Starborn by Lucy Hounsom
Publisher- Pan MacMillan
Price - £8.99 (Out Now)
Death and Destruction will bar her way...
Kyndra's fate holds betrayal and salvation, but the journey starts in her small village. On the day she comes of age, she accidentally disrupts an ancient ceremony, ending centuries of tradition. So when an unnatural storm targets her superstitious community, Kyndra is blamed. She fears for her life until two strangers save her, by wielding powers not seen for an age - powers fuelled by the sun and the moon.
Together, they flee to the hidden citadel of Naris. And here, Kyndra experiences disturbing visions of the past, showing war and one man's terrifying response. She'll learn more in the city's subterranean chambers, amongst fanatics and rebels. But first Kyndra will be brutally tested in a bid to unlock her own magic.
If she survives the ordeal, she'll discover a force greater than she could ever have imagined. But could it create as well as destroy? And can she control it, to right an ancient wrong?
One of the most tired tropes in Fantasy can be the Chosen One that one individual (usually a teenage boy) who by luck magically over a trilogy gains expert knowledge to defeat The Dark Lord (TM) and bring in a new era of well.... usually the Divine Right of Kings (side-eyes to Tolkein). In this first part of a new trilogy (all parts of which will be out this year!) Hounsom gives us a refreshing take in a fascinatingly creative world that I am very much looking forward to exploring in future books.
We meet Kyndra the innkeeper's daughter in the small town of Brenwym on the day her fellow teens undergo a ceremony where they will touch The Relic and find out their true name and role in life. Kyndra who is hoping to find out she can do more than innkeeping is disturbed that when it is her turn The Relic....breaks. Unfortunately at the same time a magical destructive force that has been visitng all parts of Mariar (the continent they all live on). This force known as the Breaking brings an amazingly destructive storm that kills and destroys randomly. Villagers being villagers decide this must be Kyndra's fault despite her lack of any previous magical ability and a feel a good lynching is bound to clear things up. Fortunately for Kyndra two hooded figures who do have magic intervene and then force Kyndra to choose to leave her home and travel with them to parts unknown.
What then follows is a quick journey across the land of Mariar that gives us time to find out that Kyndra has been saved by two Wielders - Breganne and Nediah who can individually use the magic of the Sun and the Moon to heal....or destroy. They suspect Kyndra's brush with the Relic actually suggests that she too is a Wielder and so are taking her to the underground city of Naris where the Wielders are hiding. Kyndra finds herself then drawn into the murky politics of Wielders who make the current Conserative party seem positively open-minded, loyal and trustworthy. Kyndra though starts to fiund that she may have the far rarer power of the Starborn and if it doesn't materialise....she dies.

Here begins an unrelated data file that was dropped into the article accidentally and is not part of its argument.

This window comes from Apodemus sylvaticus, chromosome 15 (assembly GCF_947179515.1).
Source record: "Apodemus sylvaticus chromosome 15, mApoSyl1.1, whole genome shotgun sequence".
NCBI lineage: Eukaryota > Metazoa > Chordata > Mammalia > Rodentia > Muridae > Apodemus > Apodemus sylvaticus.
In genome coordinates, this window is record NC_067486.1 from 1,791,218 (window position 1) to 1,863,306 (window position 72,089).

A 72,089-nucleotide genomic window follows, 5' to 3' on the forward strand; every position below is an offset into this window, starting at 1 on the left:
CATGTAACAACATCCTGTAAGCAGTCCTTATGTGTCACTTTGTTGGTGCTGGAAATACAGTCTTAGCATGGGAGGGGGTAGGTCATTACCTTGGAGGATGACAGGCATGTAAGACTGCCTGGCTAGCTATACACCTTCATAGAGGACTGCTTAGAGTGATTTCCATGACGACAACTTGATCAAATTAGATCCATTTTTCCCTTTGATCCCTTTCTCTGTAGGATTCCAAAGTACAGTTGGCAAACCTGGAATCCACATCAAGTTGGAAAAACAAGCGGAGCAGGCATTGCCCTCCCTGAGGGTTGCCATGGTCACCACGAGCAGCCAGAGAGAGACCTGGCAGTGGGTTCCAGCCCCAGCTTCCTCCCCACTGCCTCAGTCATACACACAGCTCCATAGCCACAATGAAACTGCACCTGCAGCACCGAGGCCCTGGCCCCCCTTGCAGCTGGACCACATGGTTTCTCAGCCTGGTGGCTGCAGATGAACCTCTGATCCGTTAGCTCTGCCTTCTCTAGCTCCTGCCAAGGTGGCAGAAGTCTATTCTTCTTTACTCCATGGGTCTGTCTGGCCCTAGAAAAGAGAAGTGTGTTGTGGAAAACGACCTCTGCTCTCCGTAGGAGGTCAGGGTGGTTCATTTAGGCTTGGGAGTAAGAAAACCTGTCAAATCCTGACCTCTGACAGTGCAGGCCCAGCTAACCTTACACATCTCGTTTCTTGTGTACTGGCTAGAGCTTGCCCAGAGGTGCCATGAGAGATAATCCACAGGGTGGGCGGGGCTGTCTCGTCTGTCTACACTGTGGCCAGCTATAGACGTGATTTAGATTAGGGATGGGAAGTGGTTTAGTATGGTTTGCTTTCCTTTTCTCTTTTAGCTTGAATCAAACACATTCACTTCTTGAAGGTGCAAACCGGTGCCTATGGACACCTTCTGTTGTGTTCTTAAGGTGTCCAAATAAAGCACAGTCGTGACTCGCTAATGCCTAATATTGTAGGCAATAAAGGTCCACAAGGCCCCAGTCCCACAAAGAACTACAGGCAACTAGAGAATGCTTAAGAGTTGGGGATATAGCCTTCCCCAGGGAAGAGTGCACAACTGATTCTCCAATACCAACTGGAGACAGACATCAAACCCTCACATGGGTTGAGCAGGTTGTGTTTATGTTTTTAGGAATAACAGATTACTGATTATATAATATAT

I love Starborn because it tweaks quite a few things we see in epic fantasy and reminds me a lot of Katherine Kerr's Devarry series in style. It does start in the traditional almost medieveal small town but we are quickly given a surprise as the main way of travel across the country is airship and people are starting to think engines may be useful! Naris is no Hogwarts but instead an underground burrowing of dark tunnels whose residents rarely see the source of their powers. It's oppressive and claustrophobic with a sense that the Wielders are less Jedi but a sect that has started to lose their sense of humanity.
Kyndra I find a believable young woman. She is not blind fully choosing her destiny she wants to survive and go home. She comes across three dimensional - takes time to build trust with strangers and not afraid to challenge them. Balancing her are the characters of Breganne who on the surface is reserved, super-powerful and a model Wielder yet this hides a lot of hurt from her past and Nediah who on the surface is the happier rebel but he is hiding a lot of hidden passions. These two and their relationships led to a lot of flailing here and was nice to see two Wielders actually care about the wider world; I just want them to be happy (*reviewer wails*)
A criticism of the book is it takes a while to get moving as a good fifth of the book sets up the initial meeting of characters but for me this is important as you have to understand where Kyndra come from and why she would return. Once at Naris we move into darker territory (literally and metaphorically!) as we realise the Wielder honestly believe in causing their new entrants a huge amount of pain in order to see if they are worthy. This finally leads to a bloodthirsty conclusion that wouldn't be too far off a Game of Thrones finale and by then the pace of the book is flying.
By the end of the book our characters and world are significantly changed and I am eagerly awaiting later adventures. Hounsom I think really has done something interesting with a genre in need of reinvention and I'm looking forward to how her career develops.